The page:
Presently we came to the cannon emplacement and to our surprise found the Lord Nelson’s plaque we had been searching for. Paying the lordly sum of £1 each we entered the 100 tonne Cannon Museum and explored. The information boards were well done and packed with just the right amount of information, sufficient to keep the topic relevant and exciting but not too much to induce a state of comatose in avid Coronation Street watchers and the like.
Making our way back to Main Street we were please to see that all the shops were open. Luckily most of our fellow passengers had elected to patronise those establishments that sold alcohol or tobacco, so Sue’s search for a Christmas tree decoration went unhindered. She eventually found one right at the very start of the street.
About halfway down Main Street (after we had visited a quaint 15C church) Sue spotted and art gallery up a side street (divine intervention). We both took a liking to a painting by a local artist of Rosia Bay. The ticket price was £90 but on asking, this was reduced to £80. Sue inquired as to a discount and there was a further reduction to £75. Somehow during the wrapping, the artist was phoned and the price came down to £50. Now we have the problem of where to display it.
We returned to the ship and we re back on board for 1pm. Lunch was taken in Ligurian Restaurant. I sat next to an Irishman who I guess was a member of the Travellers. He had been in the UK for 19 years, I suspected that he was a Gang Master in the vegetable fields in Boston though he did mention prawns as well. He certainly worked his way through the menu. He mentioned that at rhe moment his wife was elsewhere on the ship, not doubt selling lucky heather to the crew after a morning tarmacing Gibraltar runway. You meet all sorts on a boat.
Afterwards we returned to our cabin, Sue to do a crossword and a sleep and me to read my book. When she woke we moved to the Atrium and I supplemented a chapter or two with London Pride.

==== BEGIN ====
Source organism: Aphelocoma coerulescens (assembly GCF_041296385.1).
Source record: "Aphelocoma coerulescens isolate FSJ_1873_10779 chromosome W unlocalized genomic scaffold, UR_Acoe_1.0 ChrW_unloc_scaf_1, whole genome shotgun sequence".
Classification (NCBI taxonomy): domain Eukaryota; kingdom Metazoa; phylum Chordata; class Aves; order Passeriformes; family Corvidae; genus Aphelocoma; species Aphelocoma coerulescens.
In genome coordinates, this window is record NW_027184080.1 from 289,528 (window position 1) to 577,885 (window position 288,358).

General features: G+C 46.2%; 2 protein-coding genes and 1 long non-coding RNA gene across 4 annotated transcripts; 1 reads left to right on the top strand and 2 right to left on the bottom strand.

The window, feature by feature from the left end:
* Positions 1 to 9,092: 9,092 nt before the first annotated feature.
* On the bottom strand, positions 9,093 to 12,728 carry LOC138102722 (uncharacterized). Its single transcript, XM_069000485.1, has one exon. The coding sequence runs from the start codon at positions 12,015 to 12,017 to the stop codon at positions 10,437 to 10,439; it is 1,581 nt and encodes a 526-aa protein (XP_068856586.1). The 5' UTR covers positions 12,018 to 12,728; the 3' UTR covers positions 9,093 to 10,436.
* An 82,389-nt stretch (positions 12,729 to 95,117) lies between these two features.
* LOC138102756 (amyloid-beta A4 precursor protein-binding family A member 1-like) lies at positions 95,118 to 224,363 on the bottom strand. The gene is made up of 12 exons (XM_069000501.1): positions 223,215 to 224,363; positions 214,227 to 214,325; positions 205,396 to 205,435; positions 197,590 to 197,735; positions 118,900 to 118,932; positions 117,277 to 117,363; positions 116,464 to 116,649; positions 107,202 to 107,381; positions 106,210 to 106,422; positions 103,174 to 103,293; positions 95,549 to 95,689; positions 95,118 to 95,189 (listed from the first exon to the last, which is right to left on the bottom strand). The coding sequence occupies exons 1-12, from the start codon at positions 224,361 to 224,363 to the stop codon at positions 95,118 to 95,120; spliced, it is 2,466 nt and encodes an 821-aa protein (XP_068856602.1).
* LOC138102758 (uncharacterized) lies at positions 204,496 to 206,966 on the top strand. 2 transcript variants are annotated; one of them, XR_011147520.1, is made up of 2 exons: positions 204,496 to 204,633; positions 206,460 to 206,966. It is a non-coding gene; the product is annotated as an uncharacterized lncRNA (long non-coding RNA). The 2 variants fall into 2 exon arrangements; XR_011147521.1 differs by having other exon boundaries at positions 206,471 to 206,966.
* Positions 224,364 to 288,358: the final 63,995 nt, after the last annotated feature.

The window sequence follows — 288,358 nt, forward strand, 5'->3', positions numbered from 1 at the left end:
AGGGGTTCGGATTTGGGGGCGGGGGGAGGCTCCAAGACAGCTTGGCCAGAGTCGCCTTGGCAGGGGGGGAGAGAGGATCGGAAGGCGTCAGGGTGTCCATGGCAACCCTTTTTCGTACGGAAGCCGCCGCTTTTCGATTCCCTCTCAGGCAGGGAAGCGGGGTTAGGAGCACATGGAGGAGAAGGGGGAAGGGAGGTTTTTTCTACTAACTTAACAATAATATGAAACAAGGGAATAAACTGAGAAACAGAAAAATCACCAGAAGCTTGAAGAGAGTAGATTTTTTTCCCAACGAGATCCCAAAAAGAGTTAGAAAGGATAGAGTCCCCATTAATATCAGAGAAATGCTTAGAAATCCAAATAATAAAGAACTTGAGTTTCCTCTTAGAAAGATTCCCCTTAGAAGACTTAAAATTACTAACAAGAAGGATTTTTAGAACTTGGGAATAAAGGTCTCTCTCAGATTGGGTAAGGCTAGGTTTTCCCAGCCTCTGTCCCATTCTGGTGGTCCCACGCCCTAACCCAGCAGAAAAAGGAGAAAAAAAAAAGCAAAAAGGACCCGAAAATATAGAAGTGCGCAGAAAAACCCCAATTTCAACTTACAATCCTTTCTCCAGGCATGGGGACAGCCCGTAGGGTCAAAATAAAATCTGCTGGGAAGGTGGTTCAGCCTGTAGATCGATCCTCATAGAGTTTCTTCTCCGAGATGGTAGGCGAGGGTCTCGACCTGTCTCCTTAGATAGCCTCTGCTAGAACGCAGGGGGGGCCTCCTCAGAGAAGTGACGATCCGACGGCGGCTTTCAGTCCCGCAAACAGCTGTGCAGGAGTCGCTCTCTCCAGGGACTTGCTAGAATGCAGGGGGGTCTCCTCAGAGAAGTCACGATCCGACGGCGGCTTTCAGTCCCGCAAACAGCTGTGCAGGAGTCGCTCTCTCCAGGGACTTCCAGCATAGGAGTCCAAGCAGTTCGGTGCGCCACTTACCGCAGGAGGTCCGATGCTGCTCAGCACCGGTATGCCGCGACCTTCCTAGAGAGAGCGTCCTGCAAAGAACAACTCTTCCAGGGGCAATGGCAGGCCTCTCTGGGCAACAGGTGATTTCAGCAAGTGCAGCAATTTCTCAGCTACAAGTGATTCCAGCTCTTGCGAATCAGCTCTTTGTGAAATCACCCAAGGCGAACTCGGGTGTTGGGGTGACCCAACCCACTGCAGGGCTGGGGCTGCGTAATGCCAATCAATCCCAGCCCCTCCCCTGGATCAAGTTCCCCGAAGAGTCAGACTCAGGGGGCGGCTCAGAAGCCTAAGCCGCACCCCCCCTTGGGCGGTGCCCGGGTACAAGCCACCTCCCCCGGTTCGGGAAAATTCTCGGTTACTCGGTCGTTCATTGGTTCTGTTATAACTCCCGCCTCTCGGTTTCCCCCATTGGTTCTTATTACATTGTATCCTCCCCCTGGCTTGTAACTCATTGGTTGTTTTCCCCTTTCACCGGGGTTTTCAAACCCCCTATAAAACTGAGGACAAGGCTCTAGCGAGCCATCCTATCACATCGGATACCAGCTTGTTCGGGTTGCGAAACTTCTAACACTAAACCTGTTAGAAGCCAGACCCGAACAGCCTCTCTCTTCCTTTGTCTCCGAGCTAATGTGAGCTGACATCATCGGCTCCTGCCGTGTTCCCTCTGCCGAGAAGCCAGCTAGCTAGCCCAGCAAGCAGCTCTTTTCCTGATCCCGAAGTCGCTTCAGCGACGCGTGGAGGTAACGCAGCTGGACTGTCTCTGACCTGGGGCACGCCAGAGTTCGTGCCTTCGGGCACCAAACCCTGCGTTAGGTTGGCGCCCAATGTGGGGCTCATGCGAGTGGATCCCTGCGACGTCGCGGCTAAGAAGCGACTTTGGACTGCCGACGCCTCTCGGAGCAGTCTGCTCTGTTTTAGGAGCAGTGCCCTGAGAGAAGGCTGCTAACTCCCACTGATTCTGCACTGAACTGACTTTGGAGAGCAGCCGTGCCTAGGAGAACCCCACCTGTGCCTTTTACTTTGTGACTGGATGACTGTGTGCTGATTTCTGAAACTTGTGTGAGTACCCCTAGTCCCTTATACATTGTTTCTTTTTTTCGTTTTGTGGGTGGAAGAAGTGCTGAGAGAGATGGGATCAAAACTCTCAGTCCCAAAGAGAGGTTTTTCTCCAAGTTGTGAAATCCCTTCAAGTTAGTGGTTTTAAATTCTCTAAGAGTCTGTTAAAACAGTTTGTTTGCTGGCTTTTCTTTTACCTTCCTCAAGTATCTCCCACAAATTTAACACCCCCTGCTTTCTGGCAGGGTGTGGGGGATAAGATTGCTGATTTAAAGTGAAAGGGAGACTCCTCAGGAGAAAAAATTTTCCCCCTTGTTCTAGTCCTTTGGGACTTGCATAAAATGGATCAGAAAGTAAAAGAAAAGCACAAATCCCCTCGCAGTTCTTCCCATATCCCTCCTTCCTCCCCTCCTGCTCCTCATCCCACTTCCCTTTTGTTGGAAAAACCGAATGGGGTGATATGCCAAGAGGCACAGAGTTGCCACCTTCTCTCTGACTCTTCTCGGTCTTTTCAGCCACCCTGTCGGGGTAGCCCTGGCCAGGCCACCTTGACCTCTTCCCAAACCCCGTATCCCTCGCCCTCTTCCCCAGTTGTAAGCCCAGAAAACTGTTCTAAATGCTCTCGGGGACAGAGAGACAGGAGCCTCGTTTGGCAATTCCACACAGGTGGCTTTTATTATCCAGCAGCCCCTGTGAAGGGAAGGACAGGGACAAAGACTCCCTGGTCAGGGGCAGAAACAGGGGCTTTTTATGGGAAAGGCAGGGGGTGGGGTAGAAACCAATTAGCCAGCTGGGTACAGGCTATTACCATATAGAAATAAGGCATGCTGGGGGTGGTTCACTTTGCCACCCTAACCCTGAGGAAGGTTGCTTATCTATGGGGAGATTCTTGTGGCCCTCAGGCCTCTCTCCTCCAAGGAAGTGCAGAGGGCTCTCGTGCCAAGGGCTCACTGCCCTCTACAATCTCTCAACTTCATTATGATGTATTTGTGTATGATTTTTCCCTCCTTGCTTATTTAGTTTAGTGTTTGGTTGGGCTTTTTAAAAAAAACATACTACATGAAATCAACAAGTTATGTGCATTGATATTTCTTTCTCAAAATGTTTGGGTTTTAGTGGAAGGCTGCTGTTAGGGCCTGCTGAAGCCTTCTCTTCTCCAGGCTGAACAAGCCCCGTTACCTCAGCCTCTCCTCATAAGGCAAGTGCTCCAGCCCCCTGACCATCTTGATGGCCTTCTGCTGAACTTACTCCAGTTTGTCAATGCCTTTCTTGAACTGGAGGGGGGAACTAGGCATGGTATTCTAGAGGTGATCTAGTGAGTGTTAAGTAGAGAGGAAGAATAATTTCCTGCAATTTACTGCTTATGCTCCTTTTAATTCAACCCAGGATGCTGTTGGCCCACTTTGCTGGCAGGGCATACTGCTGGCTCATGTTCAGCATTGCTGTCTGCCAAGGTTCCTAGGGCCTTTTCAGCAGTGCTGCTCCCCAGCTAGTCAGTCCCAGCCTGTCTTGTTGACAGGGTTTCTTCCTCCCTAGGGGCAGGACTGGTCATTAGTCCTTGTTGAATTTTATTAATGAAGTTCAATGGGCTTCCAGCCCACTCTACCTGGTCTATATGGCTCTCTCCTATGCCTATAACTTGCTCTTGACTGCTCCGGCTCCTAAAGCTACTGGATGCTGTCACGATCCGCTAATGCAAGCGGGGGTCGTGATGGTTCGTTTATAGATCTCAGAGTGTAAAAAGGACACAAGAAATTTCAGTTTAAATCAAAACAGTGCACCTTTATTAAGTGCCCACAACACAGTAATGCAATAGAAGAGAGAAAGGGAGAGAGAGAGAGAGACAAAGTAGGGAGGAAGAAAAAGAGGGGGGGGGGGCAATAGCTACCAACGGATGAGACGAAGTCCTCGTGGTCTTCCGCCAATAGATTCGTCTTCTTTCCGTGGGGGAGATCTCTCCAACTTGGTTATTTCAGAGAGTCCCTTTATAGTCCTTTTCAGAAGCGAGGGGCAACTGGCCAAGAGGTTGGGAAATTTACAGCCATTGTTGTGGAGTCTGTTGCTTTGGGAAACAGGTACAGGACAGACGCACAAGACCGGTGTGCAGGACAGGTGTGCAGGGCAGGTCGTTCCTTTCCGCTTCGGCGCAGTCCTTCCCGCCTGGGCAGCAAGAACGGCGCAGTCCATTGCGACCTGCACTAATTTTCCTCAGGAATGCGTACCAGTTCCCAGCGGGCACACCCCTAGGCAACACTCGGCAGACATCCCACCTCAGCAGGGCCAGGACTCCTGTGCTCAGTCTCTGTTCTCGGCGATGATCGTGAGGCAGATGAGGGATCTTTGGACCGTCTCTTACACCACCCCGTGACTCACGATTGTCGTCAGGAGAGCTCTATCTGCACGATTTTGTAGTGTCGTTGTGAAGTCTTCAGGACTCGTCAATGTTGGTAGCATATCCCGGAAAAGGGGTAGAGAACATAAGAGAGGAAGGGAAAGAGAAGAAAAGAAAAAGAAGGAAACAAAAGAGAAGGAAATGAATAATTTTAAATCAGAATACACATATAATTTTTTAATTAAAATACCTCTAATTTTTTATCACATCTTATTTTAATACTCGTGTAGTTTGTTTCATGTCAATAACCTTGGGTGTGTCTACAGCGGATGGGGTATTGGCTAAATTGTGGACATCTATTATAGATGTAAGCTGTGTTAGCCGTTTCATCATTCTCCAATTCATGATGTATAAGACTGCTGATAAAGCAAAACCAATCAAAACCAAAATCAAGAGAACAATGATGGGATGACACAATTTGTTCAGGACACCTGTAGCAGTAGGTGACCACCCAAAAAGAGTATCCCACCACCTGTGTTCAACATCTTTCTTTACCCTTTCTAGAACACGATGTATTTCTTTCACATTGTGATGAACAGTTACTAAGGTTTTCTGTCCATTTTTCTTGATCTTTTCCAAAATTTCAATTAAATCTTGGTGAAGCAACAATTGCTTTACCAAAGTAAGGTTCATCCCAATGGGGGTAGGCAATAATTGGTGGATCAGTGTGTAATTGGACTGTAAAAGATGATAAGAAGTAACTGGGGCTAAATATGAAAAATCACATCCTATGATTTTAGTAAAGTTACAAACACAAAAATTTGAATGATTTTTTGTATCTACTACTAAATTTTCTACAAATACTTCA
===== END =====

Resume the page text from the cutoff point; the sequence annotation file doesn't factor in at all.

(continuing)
To blow out the cobwebs we took a turn around the deck as the light began to fade, we met one other soul on our windswept journey, one of the dance troupe, probably toning up before the show as she was purposefully stretching out. Returning to the cabin we changed for dinner, it is a 60’s theme night for the attire, but like most other passengers we didn’t bother.
Prior to the evening meal we sat in the atrium and listened to some piano music before joining a full complement of fellow diners at the table. Sue fancied watching a blues singer in the Footlights Theatre, I fancied listening to the flautist of the other evening in the Starlight Theatre. We hot-footed it to Sue’s choice . To be fair some people in the audience were quite enthusiastic about the ladies performance, but I am afraid that having to admit that you couldn’t remember the words to the second verse of a song after you have sung it, or remember the names or order of the songs in your set and having to peer down a scrap of paper in the footlights to read it, smacks of poor preparation. The range of her voice wasn’t vast and several songs began in the wrong key. However, it summed the performance up when she fell down the steps twice at the end of her final song. Watching a bumbling performance such as this was quite endearing to many in the audience, but this lady appeared on the Voice! Unlike others who only clapped politely to show their disapproval I should have left to watch the flute player who had talent.
It is a sea-day tomorrow.